Plaintiff testified that defendant, her husband of one year, had filed a complaint for divorce. On May 20, 2013 at 5:30 a.m., they were arguing about defendant's involvement with another woman. She testified,
And all of a sudden, he told me if I don't shut up, he's going to throw me out a window. So I just got up, and I was scared of him. And I just put my clothes on, and I was ready to go to work. So I left the house.
Plaintiff then stated that she called defendant from work later that day and told him she wanted to come by to pick up her check. Defendant told her that he had moved her belongings to the garage and she was not welcome in the apartment. She went to the apartment after work and found all her possessions strewn about the garage. Defendant had changed the locks and she could not get into the apartment. She then went to stay with her mother in Philadelphia and called defendant. He told her, "[Y]ou can't come here, if you come here there's going to be blood."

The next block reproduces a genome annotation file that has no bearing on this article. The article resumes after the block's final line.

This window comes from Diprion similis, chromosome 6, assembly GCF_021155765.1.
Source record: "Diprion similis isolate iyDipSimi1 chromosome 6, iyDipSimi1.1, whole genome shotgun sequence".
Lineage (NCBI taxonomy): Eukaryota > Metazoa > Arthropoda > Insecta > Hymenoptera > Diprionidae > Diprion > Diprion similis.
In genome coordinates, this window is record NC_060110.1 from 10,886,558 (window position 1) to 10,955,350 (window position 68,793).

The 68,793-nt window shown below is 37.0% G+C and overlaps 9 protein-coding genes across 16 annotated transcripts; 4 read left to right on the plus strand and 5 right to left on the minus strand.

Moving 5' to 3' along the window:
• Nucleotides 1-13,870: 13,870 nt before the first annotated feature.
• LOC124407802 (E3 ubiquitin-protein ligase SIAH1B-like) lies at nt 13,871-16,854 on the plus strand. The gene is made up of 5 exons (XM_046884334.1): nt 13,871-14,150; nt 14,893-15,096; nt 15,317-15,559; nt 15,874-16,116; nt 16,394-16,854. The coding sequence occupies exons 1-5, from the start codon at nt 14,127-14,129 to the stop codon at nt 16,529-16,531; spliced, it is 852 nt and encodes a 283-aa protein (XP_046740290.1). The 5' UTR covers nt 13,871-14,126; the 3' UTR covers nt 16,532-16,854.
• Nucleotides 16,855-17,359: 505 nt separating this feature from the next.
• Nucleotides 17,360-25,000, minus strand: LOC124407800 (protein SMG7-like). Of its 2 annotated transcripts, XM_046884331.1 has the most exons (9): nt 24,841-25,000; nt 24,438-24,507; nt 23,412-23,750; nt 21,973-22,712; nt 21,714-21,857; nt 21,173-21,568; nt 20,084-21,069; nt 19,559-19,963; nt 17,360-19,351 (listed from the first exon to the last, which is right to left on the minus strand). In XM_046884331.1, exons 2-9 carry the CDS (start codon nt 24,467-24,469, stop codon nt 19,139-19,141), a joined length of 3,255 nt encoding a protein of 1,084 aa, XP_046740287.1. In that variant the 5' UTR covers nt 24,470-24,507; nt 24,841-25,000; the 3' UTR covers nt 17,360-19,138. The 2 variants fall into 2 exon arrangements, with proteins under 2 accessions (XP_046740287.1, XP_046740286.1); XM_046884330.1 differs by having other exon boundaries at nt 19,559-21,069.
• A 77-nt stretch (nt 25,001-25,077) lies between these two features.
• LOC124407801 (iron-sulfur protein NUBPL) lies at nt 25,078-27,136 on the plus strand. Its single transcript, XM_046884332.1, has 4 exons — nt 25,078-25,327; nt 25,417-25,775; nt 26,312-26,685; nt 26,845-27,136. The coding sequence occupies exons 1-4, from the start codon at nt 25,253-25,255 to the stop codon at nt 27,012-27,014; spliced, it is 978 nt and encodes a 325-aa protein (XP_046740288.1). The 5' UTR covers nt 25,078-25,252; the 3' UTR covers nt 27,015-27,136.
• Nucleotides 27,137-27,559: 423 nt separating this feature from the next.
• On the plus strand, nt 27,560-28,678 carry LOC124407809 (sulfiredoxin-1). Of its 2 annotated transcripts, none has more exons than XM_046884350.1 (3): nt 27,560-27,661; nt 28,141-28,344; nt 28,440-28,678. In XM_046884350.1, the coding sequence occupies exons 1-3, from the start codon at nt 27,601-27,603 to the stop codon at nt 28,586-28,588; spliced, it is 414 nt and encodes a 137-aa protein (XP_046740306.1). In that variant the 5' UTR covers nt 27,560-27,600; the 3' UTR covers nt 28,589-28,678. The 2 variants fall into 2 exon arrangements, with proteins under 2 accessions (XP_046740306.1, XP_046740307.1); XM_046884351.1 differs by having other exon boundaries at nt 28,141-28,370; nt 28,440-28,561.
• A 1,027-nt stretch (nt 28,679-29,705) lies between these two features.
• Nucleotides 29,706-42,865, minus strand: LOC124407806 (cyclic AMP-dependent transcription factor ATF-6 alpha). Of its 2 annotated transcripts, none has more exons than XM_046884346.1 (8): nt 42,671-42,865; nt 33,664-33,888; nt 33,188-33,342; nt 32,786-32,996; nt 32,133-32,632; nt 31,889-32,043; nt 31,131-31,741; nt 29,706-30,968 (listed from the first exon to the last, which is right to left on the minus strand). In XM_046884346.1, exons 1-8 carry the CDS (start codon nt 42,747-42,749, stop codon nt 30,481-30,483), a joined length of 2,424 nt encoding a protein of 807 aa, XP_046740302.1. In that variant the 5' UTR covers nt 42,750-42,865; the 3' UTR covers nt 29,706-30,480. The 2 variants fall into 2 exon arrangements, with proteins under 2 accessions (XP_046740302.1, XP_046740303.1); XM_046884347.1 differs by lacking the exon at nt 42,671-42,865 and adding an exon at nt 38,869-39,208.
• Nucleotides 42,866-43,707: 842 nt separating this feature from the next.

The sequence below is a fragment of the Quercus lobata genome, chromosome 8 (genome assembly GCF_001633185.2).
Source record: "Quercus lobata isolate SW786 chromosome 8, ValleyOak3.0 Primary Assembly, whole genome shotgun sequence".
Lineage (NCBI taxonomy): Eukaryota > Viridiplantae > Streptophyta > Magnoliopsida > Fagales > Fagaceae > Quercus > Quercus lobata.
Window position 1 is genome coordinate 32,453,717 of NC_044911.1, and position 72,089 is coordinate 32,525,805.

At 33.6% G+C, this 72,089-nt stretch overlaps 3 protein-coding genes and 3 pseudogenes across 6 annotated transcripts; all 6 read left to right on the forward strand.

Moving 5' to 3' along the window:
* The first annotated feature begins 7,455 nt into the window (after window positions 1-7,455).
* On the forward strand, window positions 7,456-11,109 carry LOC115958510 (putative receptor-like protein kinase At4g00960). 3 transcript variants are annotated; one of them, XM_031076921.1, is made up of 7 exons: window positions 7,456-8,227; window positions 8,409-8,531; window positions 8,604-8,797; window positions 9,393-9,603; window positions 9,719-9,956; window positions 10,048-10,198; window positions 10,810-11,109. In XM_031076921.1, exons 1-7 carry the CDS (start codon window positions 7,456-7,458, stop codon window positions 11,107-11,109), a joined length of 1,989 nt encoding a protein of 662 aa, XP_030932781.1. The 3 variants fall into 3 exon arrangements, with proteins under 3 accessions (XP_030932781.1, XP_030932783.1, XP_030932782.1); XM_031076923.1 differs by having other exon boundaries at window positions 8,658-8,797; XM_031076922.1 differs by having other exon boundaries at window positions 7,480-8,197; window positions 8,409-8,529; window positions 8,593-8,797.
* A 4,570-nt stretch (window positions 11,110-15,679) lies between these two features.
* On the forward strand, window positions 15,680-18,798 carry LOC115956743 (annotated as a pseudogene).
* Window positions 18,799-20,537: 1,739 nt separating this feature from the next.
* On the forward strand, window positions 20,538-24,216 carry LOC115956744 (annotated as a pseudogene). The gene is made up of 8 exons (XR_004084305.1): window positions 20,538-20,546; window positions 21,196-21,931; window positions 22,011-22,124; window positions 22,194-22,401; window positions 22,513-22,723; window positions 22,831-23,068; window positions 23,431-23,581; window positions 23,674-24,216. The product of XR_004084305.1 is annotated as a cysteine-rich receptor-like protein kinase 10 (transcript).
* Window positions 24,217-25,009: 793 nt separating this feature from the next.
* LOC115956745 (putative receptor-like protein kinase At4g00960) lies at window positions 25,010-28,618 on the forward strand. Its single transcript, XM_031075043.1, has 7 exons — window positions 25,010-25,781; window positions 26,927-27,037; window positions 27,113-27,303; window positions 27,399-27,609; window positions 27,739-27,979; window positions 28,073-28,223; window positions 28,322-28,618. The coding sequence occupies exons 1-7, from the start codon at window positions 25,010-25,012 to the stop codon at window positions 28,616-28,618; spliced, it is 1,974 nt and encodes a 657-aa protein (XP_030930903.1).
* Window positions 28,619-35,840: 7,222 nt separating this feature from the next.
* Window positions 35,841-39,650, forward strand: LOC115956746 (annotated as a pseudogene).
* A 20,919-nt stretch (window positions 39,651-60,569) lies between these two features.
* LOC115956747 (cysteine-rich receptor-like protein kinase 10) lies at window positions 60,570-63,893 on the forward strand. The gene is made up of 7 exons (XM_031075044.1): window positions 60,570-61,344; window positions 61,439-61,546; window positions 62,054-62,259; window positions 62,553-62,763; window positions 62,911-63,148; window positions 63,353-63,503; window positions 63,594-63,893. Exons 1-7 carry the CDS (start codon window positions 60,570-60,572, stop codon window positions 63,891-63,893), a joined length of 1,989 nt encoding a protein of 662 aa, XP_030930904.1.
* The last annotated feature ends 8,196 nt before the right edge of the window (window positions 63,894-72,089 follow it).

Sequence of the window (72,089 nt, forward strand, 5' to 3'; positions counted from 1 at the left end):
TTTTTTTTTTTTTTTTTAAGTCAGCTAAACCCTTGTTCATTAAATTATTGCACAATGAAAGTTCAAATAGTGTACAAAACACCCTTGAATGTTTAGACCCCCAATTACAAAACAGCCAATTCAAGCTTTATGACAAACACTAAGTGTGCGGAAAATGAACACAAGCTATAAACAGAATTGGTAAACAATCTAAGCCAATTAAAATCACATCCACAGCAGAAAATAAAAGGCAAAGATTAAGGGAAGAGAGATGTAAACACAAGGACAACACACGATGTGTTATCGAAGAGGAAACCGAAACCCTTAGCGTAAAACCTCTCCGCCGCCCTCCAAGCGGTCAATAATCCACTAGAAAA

She went to the apartment with the police and found her clothes in boxes, some of them wet. She said that defendant sent texts to her and her extended family "cursing [her] out." She said defendant threatened her. On cross-examination, she admitted that she sent text messages to defendant before she applied for a restraining order, but only in an attempt to obtain her belongings. Plaintiff also indicated that defendant had moved out of the apartment and that, after she obtained a Temporary Restraining Order (TRO), defendant went to her father in Rhode Island indicating he did not "want [her] anymore."